A collagen extraction and deuterium oxide stable isotope tracer method for the quantification of bone collagen synthesis rates in vivo

Civil, R., Brook, M.S., Elliott‐Sale, K.J. ORCID: 0000-0003-1122-5099, Santos, L. ORCID: 0000-0002-1915-6780, Varley, I. ORCID: 0000-0002-3607-8921, Lensu, S., Kainulainen, H., Koch, L.G., Britton, S.L., Wilkinson, D.J., Smith, K., Sale, C. ORCID: 0000-0002-5816-4169 and Atherton, P.J., 2021. A collagen extraction and deuterium oxide stable isotope tracer method for the quantification of bone collagen synthesis rates in vivo. Physiological Reports, 9 (10): e14799. ISSN 2051-817X

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Abstract

The development of safe and practical strategies to prevent weakening of bone tissue is vital, yet attempts to achieve this have been hindered by a lack of understanding of the short-term (days-weeks) physiology of bone collagen turnover. To address this, we have developed a method to quantify bone collagen synthesis in vivo, using deuterium oxide (D2 O) tracer incorporation techniques combined with gas chromatography pyrolysis isotope-ratio mass spectrometry (GC-pyrolysis-IRMS). Forty-six male and female rats from a selectively bred model ingested D2 O for 3 weeks. Femur diaphyses (FEM), tibia proximal (T-PRO), and distal (T-DIS) epiphyses-metaphyses and tibia mid-shaft diaphyses (T-MID) were obtained from all rats after necropsy. After demineralisation, collagen proteins were isolated and hydrolysed and collagen fractional synthetic rates (FSRs) determined by incorporation of deuterium into protein-bound alanine via GC-pyrolysis-IRMS. The collagen FSR for the FEM (0.131 ± 0.078%/day; 95% CI [0.106-0.156]) was greater than the FSR at T-MID (0.055 ± 0.049%/day; 95% CI [0.040-0.070]; p < 0.001). The T-PRO site had the highest FSR (0.203 ± 0.123%/day; 95% CI [0.166-0.241]) and T-DIS the lowest (0.027 ± 0.015%/day; 95% CI [0.022-0.031]). The three tibial sites exhibited different FSRs (p < 0.001). Herein, we have developed a sensitive method to quantify in vivo bone collagen synthesis and identified site-specific rates of synthesis, which could be applicable to studies of human bone collagen turnover.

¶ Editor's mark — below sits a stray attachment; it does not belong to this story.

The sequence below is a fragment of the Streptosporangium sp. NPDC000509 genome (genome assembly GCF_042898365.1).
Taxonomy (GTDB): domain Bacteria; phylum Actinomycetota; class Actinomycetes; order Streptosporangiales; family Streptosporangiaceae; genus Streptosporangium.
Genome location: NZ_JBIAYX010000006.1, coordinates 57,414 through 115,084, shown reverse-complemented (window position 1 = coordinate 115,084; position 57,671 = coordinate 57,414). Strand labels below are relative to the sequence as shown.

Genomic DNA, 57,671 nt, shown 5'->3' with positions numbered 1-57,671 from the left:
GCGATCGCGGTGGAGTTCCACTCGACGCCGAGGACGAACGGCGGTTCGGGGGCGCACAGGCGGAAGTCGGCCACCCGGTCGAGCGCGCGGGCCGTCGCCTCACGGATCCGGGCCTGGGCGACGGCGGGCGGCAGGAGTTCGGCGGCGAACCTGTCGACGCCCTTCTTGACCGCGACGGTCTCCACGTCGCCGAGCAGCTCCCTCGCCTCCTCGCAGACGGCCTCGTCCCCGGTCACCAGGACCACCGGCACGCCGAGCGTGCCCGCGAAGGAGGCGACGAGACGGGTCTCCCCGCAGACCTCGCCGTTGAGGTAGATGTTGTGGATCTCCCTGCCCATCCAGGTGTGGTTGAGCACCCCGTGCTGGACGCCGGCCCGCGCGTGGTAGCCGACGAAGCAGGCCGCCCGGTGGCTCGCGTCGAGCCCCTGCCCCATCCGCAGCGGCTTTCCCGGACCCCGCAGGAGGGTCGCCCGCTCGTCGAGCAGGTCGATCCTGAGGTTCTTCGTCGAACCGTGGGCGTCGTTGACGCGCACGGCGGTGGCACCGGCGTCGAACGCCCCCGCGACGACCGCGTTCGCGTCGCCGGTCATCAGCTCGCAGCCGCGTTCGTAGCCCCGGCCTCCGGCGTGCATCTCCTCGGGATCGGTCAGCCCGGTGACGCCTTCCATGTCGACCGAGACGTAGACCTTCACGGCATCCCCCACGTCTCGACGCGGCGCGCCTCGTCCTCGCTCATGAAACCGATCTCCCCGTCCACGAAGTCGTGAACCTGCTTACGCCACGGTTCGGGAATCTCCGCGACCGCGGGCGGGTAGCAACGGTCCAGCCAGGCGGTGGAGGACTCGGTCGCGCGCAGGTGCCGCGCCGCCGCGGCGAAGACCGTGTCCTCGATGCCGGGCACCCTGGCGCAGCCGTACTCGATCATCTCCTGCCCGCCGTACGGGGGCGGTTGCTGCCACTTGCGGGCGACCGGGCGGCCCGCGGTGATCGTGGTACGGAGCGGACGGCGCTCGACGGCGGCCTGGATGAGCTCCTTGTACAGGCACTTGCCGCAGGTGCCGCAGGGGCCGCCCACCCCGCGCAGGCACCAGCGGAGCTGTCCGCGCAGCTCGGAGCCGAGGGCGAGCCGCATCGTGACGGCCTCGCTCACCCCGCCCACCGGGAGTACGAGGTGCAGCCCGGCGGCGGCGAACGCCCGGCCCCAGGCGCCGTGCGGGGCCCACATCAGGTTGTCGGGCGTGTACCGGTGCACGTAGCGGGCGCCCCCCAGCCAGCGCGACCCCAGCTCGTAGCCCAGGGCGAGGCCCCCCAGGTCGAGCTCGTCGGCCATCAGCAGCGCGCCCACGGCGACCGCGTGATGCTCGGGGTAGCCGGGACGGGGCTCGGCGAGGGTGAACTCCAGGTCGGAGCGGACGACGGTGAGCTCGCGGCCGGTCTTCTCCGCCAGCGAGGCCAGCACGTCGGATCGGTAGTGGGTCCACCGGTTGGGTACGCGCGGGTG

Item Type: Journal article
Publication Title: Physiological Reports
Creators: Civil, R., Brook, M.S., Elliott‐Sale, K.J., Santos, L., Varley, I., Lensu, S., Kainulainen, H., Koch, L.G., Britton, S.L., Wilkinson, D.J., Smith, K., Sale, C. and Atherton, P.J.
Publisher: Wiley
Date: 27 May 2021
Volume: 9
Number: 10
ISSN: 2051-817X
Identifiers:
NumberType
10.14814/phy2.14799DOI
1442689Other
Rights: © 2021 The Authors. Physiological Reports published by Wiley Periodicals LLC on behalf of The Physiological Society and the American Physiological Society This is an open access article under the terms of the Creative Commons Attribution License, which permits use, distribution and reproduction in any medium, provided the original work is properly cited.
Divisions: Schools > School of Science and Technology
Record created by: Laura Ward
Date Added: 02 Jun 2021 14:53
Last Modified: 02 Jun 2021 14:53
URI: http://irep.ntu.ac.uk/id/eprint/42966

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